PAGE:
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  1. It's for the reasons that @BigKahuna outlines that I recommend going to 14 point game with three people (and I suspect this would hold true for four, but I'm in the same boat as you @ntguardian regarding getting people together at the same time and place so I can't say for certain). It only really adds an extra turn or two, but we found that without it the game ended just as it seemed to really be warming up.
  2. ^ This. Being a sneaky SoB helps of course. If you can convince the other players that your potential future commodities are worth blocking one of their future attacks (of your choice) then more power to you. The *real* fun is when you trade away someone else's PN for your own advantage without the original player groking it.
  3. I just want to remind everyone that if folk are scoring too quickly for the game state you can always increase the number of points required for victory and that's a nice and perfectly vanilla option. Playing to 14 points with three players is a completely different end game than playing to 10, I see no reason why this wouldn't hold true for 4, 5 or 6. Depending on the pacing you want, you could also consider changing the total number of revealed objectives and the ratio of stage 1 to stage 2 and even the limit on held/scored secret objectives for your particular home games. If you're all playing really passively, I'd be very tempted to reduce or remove secret objectives to prevent the sudden sprint that happens when everyone is sitting at the same points. In a crowded game you might say 10 stage 1 objectives, in a sparse one only stage 2s. There are many, many levers to pull on to tweak it if you're into building your own house rules.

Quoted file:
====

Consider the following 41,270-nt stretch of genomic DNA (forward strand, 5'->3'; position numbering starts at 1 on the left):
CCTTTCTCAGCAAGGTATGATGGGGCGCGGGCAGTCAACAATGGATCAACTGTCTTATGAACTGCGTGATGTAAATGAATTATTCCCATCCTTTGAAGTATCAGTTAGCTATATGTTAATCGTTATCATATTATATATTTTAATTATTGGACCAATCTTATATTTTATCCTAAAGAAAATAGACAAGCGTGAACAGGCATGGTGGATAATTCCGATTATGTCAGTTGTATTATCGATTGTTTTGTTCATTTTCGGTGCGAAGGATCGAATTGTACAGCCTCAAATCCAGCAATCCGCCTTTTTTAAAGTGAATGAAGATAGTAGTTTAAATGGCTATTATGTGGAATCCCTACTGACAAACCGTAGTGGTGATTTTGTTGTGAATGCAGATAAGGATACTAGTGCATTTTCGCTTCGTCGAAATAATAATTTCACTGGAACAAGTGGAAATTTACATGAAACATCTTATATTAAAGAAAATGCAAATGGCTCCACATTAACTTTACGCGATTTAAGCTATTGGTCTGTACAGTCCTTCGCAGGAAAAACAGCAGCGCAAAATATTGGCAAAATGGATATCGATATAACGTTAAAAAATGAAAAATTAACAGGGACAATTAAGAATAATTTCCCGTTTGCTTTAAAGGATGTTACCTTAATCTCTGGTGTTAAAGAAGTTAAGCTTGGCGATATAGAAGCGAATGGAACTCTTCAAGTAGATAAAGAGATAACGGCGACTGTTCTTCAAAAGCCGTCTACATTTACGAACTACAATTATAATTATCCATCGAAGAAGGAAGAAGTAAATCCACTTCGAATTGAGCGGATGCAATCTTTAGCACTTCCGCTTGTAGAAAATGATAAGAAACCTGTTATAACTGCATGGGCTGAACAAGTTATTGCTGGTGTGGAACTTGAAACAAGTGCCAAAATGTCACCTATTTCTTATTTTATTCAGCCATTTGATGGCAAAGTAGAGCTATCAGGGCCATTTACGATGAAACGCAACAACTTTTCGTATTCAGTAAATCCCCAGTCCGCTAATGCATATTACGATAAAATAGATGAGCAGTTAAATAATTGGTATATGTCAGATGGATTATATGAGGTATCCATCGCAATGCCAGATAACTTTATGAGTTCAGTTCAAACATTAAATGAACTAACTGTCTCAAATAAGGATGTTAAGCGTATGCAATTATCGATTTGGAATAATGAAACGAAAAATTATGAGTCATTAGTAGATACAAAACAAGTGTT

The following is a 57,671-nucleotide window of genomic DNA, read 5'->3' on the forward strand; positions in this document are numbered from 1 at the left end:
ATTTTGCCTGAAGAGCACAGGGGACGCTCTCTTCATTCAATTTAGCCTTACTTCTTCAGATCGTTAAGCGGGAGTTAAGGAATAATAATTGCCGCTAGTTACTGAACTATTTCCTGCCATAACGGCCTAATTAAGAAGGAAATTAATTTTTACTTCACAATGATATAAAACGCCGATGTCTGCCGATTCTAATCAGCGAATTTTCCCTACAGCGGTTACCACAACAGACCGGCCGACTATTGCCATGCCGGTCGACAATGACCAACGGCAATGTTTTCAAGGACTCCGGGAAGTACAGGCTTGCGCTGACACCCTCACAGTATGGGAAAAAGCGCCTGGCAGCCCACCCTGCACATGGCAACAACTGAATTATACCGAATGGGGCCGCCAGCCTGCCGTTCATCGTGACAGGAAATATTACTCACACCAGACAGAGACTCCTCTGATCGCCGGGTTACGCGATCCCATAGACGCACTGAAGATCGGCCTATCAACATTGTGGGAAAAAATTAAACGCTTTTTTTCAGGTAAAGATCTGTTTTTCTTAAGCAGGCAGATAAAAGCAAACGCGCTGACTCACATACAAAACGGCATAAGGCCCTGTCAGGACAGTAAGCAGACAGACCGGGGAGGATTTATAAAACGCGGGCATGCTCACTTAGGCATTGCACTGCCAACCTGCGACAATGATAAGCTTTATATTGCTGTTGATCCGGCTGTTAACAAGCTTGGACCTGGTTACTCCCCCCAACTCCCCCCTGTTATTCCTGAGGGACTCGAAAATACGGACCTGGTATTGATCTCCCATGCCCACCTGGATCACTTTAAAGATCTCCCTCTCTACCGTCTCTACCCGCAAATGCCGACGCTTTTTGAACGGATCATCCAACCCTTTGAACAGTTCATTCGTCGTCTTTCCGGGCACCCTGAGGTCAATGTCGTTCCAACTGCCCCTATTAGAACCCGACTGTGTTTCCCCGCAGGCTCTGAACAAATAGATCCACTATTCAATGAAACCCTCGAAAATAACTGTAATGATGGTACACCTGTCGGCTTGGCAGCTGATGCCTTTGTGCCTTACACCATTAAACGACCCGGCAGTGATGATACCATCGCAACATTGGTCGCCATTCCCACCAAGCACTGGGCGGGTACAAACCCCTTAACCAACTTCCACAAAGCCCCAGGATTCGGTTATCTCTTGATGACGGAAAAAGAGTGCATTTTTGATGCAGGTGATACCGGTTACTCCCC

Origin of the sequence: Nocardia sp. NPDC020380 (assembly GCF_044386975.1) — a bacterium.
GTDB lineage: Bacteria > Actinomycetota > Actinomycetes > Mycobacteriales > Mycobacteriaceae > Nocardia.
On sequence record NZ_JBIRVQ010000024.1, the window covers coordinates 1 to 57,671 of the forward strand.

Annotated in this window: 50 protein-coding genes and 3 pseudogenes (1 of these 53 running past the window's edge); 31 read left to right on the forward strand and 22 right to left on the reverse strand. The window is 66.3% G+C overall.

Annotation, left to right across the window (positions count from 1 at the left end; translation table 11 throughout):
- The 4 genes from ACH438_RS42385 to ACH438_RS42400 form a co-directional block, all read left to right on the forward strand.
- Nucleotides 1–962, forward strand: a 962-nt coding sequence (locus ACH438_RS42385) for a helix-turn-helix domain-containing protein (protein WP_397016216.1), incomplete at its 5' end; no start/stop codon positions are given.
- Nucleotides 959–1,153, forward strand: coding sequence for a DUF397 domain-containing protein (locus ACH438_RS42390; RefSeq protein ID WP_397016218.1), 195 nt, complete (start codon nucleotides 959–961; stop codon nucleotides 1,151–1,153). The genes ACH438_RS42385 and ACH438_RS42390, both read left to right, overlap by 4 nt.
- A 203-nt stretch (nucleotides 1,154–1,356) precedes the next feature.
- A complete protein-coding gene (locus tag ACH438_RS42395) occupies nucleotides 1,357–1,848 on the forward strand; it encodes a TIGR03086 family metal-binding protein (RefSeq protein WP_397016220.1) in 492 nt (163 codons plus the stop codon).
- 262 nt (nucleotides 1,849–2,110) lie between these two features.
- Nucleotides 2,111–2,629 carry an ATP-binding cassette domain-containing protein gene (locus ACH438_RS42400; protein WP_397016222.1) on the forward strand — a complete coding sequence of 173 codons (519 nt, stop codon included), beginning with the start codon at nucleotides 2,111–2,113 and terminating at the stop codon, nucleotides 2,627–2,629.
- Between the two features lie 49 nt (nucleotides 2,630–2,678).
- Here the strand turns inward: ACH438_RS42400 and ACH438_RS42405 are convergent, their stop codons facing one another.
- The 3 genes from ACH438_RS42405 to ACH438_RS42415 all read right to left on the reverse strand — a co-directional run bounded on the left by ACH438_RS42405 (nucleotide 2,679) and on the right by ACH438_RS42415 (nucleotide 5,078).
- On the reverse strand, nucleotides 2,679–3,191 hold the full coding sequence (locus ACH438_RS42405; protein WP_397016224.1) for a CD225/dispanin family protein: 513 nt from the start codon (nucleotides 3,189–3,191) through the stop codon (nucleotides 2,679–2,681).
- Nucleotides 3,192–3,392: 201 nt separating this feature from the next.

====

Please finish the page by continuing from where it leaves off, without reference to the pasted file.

4. Alternative options for some of the content in the base game might be interesting. Rather than adding additional units, adding additional or alternative upgrades to the research decks would give more play space without increasing the number of units any side needed to manage at once. Same for alternative objectives or alternative objective pacing - you decide the pieces you want and they replace or augment the content in the existing game rather than bloating it. I really liked the idea of leaders, but never actually got them to the table in 3rd. It was always considered just too much effort for so little reward and interaction, which is a pity. If they put them in, I'd like to see them be on the power level of promissory notes. Ideally, you shouldn't be able to easily forget or ignore them.
  5. The clear answer is to not make this trade in the first place since it cannot result in a shared victory.
  6. Depends how much work you're prepared to do. From a purely component based pov the practical limit is 8 (since there are 8 strategy cards) but if you're going to hack the game anyway you *might* be able to figure out some solution to that. Either way you're not in Kansas anymore so I wouldn't expect it to work as intended. Could be a fun experiment if your group is into that. Side note: I'm guessing you have 3rd Edition (10 species) so you might have better luck checking for 3rd Edition stuff. There are official expansions to take the game to 8 for 3rd Ed. 4th Edition comes with 17 species.
  7. Wow. So, the only way this makes sense is if you assume that the check where the sleeping character was vulnerable (i.e. not a conflict scene) was ended with a failed stealth check and the character is technically still asleep but stirring. You change modes when you leave narrative rules. Still seems daft tbh, but it's also very easy to ignore at the table.
  8. No, you don't. You can still come back from incapacitation within the fight, you're just open to more severe injury and unable to hit back. You still get to pick a stance and take non-check actions. When fighting with low damage weapons and high resistance armour, this is certainly not the same as the end of the fight.
  9. If you've rolled the dice and your players aren't abiding by the result of the check, the problem is behind the character sheet not in the rules.